As technology continues to evolve, the devices we use daily become smarter and more connected. This includes printers and multifunction machines now linked to the internet, allowing for seamless communication and enhanced productivity.
However, this convenience comes at a cost, exposing these devices to potential cyber security threats.
In this article, we'll discuss the cybersecurity risks created by internet-connected printers and multifunction machines and provide the top three best practices for both business owners and home users to reduce or eliminate those risks.
Let's start at the beginning...
What are the cyber security risks of connected printers and multifunction machines?
Whilst the following list may seem overwhelming, after discussing each risk, we'll then share how many of these risks can be mitigated with some simple 'best practices'.
We understand, that's a whole lot of risk.
Let's now take a look at what you can do at work and at home to reduce or eliminate these risks.
So what are the Top 3 best practices for business owners?
1. Update Firmware Regularly: Manufacturers frequently release firmware updates that fix cybersecurity vulnerabilities. By keeping your printers and multifunction machines updated, you reduce the risk of falling victim to known exploits.
Example: Companies such as HP offer firmware updates for their printers on their Support website, where you can download and install the latest updates for your devices.
2. Secure Your Network: Implement robust network security solutions, such as strong passwords and network segmentation. By doing so, you limit unauthorised access and mitigate the risks associated with compromised devices.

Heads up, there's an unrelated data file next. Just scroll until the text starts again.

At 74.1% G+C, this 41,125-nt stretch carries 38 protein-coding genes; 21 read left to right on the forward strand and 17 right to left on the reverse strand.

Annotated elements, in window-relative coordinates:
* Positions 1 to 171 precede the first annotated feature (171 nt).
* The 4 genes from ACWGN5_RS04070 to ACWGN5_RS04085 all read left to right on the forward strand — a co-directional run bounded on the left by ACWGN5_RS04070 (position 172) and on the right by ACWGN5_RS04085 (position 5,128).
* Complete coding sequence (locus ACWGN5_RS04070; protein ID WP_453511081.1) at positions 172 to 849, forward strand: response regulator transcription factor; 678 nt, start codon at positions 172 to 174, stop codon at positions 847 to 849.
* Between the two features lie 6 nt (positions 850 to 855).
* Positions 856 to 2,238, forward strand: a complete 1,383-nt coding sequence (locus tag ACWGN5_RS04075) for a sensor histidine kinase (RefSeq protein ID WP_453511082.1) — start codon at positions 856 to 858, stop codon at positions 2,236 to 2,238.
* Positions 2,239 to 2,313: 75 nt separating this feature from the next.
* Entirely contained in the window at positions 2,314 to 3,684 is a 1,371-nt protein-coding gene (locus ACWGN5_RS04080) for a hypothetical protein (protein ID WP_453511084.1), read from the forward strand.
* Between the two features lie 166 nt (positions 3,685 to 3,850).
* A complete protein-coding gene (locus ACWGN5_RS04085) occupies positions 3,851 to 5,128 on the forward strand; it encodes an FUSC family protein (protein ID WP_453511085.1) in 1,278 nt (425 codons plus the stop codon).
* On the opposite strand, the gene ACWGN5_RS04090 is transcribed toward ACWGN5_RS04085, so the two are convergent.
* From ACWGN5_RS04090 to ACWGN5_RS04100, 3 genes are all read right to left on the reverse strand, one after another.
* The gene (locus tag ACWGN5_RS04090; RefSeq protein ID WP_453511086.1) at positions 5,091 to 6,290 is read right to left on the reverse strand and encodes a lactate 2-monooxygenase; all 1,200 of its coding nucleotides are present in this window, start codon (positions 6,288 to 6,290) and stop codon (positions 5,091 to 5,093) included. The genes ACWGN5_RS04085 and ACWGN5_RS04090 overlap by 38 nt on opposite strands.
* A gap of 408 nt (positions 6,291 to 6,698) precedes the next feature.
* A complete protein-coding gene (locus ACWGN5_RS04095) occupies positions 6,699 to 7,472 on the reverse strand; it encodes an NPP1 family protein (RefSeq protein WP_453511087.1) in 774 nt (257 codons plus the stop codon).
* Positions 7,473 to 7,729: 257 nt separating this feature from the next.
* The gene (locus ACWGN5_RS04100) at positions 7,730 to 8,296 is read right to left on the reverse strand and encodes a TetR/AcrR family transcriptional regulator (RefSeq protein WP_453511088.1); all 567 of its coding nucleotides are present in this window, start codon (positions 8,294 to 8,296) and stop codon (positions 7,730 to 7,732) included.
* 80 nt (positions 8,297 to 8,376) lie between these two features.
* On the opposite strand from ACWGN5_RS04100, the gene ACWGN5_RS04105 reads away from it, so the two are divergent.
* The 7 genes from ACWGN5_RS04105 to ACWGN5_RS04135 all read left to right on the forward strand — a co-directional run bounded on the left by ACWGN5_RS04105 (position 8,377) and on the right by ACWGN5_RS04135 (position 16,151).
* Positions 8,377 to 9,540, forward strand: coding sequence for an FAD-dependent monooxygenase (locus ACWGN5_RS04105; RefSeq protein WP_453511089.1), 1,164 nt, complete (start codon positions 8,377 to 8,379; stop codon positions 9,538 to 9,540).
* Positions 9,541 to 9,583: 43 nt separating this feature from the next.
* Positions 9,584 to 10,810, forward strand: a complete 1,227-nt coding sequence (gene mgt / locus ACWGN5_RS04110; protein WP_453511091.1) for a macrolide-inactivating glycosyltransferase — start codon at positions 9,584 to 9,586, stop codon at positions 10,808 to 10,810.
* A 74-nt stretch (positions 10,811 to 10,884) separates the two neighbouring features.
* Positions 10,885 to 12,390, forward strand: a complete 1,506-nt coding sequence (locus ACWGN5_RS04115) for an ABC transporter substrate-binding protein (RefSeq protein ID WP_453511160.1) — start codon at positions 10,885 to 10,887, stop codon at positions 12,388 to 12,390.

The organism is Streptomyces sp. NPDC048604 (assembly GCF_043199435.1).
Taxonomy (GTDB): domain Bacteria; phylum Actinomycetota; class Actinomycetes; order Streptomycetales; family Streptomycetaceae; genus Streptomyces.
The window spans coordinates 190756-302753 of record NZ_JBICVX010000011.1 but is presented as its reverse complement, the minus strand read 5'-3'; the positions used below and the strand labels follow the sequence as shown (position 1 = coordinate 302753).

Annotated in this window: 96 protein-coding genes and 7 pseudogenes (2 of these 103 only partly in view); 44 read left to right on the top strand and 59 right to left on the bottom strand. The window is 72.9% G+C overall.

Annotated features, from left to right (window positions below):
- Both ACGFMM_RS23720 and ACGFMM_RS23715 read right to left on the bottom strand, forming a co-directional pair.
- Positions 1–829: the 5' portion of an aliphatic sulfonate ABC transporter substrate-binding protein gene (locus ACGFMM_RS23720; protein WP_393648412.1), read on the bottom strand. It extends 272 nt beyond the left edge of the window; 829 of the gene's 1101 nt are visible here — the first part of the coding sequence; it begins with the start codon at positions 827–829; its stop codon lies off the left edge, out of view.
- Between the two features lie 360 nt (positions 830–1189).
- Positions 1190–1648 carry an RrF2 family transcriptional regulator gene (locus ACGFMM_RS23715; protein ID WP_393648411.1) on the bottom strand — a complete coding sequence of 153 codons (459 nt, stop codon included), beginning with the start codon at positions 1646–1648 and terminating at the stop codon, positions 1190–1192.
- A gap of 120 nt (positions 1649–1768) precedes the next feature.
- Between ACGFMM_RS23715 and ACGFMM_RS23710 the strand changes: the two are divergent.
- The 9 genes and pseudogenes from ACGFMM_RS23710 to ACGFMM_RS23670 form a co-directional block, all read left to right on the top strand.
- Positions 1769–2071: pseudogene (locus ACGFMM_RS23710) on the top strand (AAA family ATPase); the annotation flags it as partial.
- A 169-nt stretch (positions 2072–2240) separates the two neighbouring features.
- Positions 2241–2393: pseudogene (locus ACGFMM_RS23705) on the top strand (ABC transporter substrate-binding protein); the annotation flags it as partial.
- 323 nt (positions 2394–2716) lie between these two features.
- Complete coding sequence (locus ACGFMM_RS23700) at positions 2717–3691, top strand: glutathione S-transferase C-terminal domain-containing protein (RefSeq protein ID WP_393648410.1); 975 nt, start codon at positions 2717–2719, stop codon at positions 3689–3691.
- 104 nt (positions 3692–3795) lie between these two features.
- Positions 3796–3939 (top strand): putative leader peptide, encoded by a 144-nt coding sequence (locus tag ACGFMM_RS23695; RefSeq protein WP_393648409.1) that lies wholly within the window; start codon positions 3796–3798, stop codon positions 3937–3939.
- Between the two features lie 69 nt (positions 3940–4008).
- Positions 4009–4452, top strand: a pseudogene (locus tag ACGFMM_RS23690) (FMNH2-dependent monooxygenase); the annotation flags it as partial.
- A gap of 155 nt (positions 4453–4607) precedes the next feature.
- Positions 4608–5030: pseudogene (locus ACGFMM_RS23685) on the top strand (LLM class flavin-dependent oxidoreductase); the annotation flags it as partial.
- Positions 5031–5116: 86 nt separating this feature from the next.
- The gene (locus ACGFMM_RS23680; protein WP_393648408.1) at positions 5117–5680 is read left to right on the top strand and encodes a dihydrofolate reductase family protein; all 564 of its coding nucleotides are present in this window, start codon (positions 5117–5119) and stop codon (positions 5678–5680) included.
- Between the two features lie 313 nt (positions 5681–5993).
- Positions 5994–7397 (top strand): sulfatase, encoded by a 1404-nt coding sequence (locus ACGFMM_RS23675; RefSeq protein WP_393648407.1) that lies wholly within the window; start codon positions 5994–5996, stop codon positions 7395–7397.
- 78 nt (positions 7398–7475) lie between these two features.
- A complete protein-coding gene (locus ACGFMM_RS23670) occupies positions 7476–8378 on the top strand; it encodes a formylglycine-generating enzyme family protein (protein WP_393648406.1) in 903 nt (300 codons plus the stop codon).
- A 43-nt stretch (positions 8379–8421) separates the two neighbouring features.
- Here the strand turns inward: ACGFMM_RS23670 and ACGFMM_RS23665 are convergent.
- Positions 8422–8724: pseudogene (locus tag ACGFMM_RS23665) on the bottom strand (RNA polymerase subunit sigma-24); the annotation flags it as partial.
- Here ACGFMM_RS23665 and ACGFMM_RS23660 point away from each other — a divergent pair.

Example: Consider using VLANs (Virtual Local Area Networks) to separate your printers and multifunction machines from other critical systems, limiting the potential impact of an attack.
3. Implement Access Control: Restrict access to your printers and multifunction machines to authorised users only. This can be achieved through authentication methods like username/password combinations or the use of access cards.
Example: Lexmark's Secure Print Release feature requires users to authenticate at the device before retrieving their print job, helping to ensure that only authorised users can access sensitive documents.
And what are the Top 3 best practices for home users?
So, now you know what basic steps you can follow to mitigate the cyber risks associated with internet-connected printers at work or at home.
As technology advances, the devices we rely on become more vulnerable to cyber risks.
By implementing the best practices outlined above, business owners and home users can reduce the risks associated with internet-connected printers and multifunction machines.
To learn more about the risks of other 'internet-connected devices', you can read our blog called 'The Dark Side Of Connected Devices' HERE.